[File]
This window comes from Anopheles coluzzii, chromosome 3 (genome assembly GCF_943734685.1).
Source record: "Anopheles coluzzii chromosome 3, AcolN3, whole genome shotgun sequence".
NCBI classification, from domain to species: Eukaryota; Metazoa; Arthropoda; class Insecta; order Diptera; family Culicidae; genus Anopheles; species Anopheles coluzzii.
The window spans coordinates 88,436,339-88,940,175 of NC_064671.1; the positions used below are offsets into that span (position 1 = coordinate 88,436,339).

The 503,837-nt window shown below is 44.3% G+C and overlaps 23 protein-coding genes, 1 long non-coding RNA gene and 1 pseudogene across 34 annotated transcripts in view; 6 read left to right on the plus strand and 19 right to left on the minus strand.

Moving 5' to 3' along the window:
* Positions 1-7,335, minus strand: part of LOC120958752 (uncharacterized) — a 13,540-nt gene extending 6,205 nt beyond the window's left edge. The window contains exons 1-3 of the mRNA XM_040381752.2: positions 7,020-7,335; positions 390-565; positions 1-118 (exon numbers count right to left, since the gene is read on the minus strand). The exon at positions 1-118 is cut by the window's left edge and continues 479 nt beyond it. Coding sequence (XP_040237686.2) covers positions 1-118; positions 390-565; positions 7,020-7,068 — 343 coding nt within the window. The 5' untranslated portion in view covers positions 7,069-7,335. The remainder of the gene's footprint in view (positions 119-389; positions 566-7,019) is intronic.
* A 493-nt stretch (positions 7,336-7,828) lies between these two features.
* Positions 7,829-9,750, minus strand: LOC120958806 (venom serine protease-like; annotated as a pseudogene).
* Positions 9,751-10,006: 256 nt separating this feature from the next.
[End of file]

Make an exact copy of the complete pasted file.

This window comes from Anopheles coluzzii, chromosome 3 (genome assembly GCF_943734685.1).
Source record: "Anopheles coluzzii chromosome 3, AcolN3, whole genome shotgun sequence".
NCBI classification, from domain to species: Eukaryota; Metazoa; Arthropoda; class Insecta; order Diptera; family Culicidae; genus Anopheles; species Anopheles coluzzii.
The window spans coordinates 88,436,339-88,940,175 of NC_064671.1; the positions used below are offsets into that span (position 1 = coordinate 88,436,339).

The 503,837-nt window shown below is 44.3% G+C and overlaps 23 protein-coding genes, 1 long non-coding RNA gene and 1 pseudogene across 34 annotated transcripts in view; 6 read left to right on the plus strand and 19 right to left on the minus strand.

Moving 5' to 3' along the window:
* Positions 1-7,335, minus strand: part of LOC120958752 (uncharacterized) — a 13,540-nt gene extending 6,205 nt beyond the window's left edge. The window contains exons 1-3 of the mRNA XM_040381752.2: positions 7,020-7,335; positions 390-565; positions 1-118 (exon numbers count right to left, since the gene is read on the minus strand). The exon at positions 1-118 is cut by the window's left edge and continues 479 nt beyond it. Coding sequence (XP_040237686.2) covers positions 1-118; positions 390-565; positions 7,020-7,068 — 343 coding nt within the window. The 5' untranslated portion in view covers positions 7,069-7,335. The remainder of the gene's footprint in view (positions 119-389; positions 566-7,019) is intronic.
* A 493-nt stretch (positions 7,336-7,828) lies between these two features.
* Positions 7,829-9,750, minus strand: LOC120958806 (venom serine protease-like; annotated as a pseudogene).
* Positions 9,751-10,006: 256 nt separating this feature from the next.